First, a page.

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Tag: Long-Term Solitary Confinement
Coco Das’ article, “Should we celebrate when a fascist regime endorses prison reform?” reached me at a particularly ripe time. None of the ironies observed about Trump’s endorsement of the First Step Act, a bipartisan criminal justice reform bill, were misconstrued, nor did I take them for granted.
For the past year, we have been working to organize and grow the Prison Lives Matter Campaign in an attempt to rebuild and strengthen the prison movement in this kkkountry. We must continue this momentum following last years’ PLM demonstration in Indianapolis and the Millions for Prisoners Human Rights March in Washington, D.C., by mobilizing all of our leading prison abolition, revolutionary and anti-imperialist activist formations from across the kkkountry to stand in solidarity this summer.
A federal judge in a March 28 ruling declined to order the CDCR to move prisoners previously held in SHUs into legitimate general population conditions. Under a landmark class action settlement that was intended to effectively end indefinite solitary confinement in California prisons, nearly 1,500 prisoners were released into the general prison population, many to Level IV prisons, which is the highest security level in general population.
This is a follow-up to our October 2017 Prisoner Class Human Rights Movement’s statement of prisoner representatives on the second anniversary of the Ashker v. Brown settlement. I am sharing a copy of my proposed “Open Letter to Gov. Brown, California legislators and CDCR Secretary Kernan on ongoing human rights violations and lack of reparative action for decades of torture” with the hope of helping to re-energize our movement, by gaining widespread support for the positions presented in the “open letter.”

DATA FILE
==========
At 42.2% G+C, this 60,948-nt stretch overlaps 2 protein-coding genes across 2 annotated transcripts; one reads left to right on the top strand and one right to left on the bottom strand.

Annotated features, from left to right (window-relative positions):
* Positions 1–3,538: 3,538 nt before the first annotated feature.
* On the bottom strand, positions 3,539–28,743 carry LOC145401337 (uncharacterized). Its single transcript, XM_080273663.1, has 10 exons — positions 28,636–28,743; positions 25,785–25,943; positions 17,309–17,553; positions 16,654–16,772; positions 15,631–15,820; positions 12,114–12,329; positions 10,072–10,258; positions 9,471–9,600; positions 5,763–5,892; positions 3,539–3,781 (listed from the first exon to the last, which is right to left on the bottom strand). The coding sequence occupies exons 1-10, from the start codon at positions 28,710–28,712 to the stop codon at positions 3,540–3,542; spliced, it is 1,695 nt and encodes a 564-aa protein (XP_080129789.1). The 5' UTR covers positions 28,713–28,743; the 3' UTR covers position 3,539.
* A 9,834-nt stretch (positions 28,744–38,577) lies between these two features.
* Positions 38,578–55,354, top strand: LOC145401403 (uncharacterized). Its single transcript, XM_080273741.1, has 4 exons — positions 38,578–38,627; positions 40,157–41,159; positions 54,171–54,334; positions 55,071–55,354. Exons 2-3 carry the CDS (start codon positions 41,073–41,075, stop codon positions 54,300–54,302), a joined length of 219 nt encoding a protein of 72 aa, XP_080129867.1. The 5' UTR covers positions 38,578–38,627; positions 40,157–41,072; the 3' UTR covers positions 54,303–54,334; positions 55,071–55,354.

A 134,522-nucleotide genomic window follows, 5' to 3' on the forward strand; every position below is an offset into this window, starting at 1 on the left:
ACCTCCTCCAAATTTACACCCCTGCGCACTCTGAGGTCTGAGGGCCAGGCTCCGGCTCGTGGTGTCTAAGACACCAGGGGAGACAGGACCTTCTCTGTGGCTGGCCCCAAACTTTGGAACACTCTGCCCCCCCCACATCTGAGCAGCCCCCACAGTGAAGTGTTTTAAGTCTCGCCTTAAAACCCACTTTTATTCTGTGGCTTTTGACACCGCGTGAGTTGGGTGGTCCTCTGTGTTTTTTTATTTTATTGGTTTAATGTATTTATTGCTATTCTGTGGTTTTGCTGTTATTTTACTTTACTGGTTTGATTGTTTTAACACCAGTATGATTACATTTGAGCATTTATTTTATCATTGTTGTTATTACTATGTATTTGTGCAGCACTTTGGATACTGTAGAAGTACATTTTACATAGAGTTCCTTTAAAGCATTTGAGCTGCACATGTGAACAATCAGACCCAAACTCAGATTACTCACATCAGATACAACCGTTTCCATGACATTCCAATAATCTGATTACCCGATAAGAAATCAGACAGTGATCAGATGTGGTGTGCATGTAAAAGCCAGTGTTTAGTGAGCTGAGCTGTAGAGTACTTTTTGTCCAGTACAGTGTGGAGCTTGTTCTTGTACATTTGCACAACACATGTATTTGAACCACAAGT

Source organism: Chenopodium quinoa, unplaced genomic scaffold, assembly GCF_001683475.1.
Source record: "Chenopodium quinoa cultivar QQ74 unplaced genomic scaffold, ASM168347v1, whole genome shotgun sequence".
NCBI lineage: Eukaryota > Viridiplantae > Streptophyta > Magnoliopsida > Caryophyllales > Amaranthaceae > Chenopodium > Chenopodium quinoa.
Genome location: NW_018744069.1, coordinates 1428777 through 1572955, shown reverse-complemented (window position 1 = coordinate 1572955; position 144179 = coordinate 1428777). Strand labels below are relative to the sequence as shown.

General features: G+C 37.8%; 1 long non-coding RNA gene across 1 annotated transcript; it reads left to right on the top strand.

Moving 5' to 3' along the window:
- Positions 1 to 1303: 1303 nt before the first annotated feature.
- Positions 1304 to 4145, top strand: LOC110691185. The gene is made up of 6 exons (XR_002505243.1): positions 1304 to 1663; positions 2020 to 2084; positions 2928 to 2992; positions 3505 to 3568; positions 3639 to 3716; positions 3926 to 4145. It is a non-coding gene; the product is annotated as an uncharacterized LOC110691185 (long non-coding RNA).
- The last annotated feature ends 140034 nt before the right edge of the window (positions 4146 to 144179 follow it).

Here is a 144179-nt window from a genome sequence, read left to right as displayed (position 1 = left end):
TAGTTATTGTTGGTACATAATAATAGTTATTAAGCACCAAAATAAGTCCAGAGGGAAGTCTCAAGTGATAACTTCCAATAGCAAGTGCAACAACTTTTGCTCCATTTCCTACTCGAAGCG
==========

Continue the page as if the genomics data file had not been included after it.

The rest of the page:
We continue to see and hear lies coming from U.S. law enforcement and intelligence agencies in respect to their hyper-surveillance of groups and individuals who are New Afrikans and who engage in constitutionally protected activities such as protests, rallies, marches, litigation and political efforts. With this essay, I seek to give a detailed explanation into the ongoing campaign of retaliation and harassment the members of the NABPP-PC have been subjected to.
Ava DuVernay undertook the documentary “13th” in order to explore and bring attention to the Prison Industrial Complex. The film’s title refers to the 1865 amendment to the U.S. Constitution, in which slavery was abolished “except as a punishment for crime whereof the party shall have been duly convicted.” The story told by “13th” thus goes back to the early chain-gangs of Black prisoners – men arrested for petty offenses under the post-Civil War Black Codes who were then contracted out to perform labor that they had previously performed as privately-owned slaves.
In its mission to challenge the prison systems that are putting prisoners and surrounding communities and ecosystems at risk of dangerous environmental conditions, the Campaign to Fight Toxic Prisons is taking its second annual convergence to Texas this year. In Denton and Ft. Worth on June 2-5, the gathering of activists from around the country will feature speakers, panels, workshops, protests and cultural activities, including an art show and hip-hop performances.
As always, allow us to begin by paying our respects to the families who lost their loved ones during the historic California hunger strikes. Prior to the solidarity hunger strikes, the four principal negotiators, Sitawa Nantambu Jamaa, Arturo Castellanos, George Franco and Todd Ashker, found ourselves locked inside Pelican Bay SHU Short Corridor. There we would discuss the vision of effecting genuine change in CDCr’s long term solitary confinement combined policies, practices and conditions.
Leaving out of Pelican Bay solitary confinement torture prison facilities/units/cages for the first time on Jan. 23, 2015 – after arriving there Nov. 29, 1990 – I remember witnessing my first sunrise. It would be the first of many first time experiences of using my natural senses again after being buried alive in that concrete box deprived of the natural use of those senses for the last 25 years – a quarter century.
This year at Holman in Atmore, Alabama, there have been five suicides in its segregation unit – more suicides or homicides than in its population. The latest was a mentally ill young man in his 20s. The conditions in the Administrative Segregation housing wings at the H.H. Coffield Unit located at Tennessee Colony, Texas are horrible, and these conditions have driven prisoners to suicide, approximately 13 deaths just this year! We need the broadest exposure of this horrifying trend.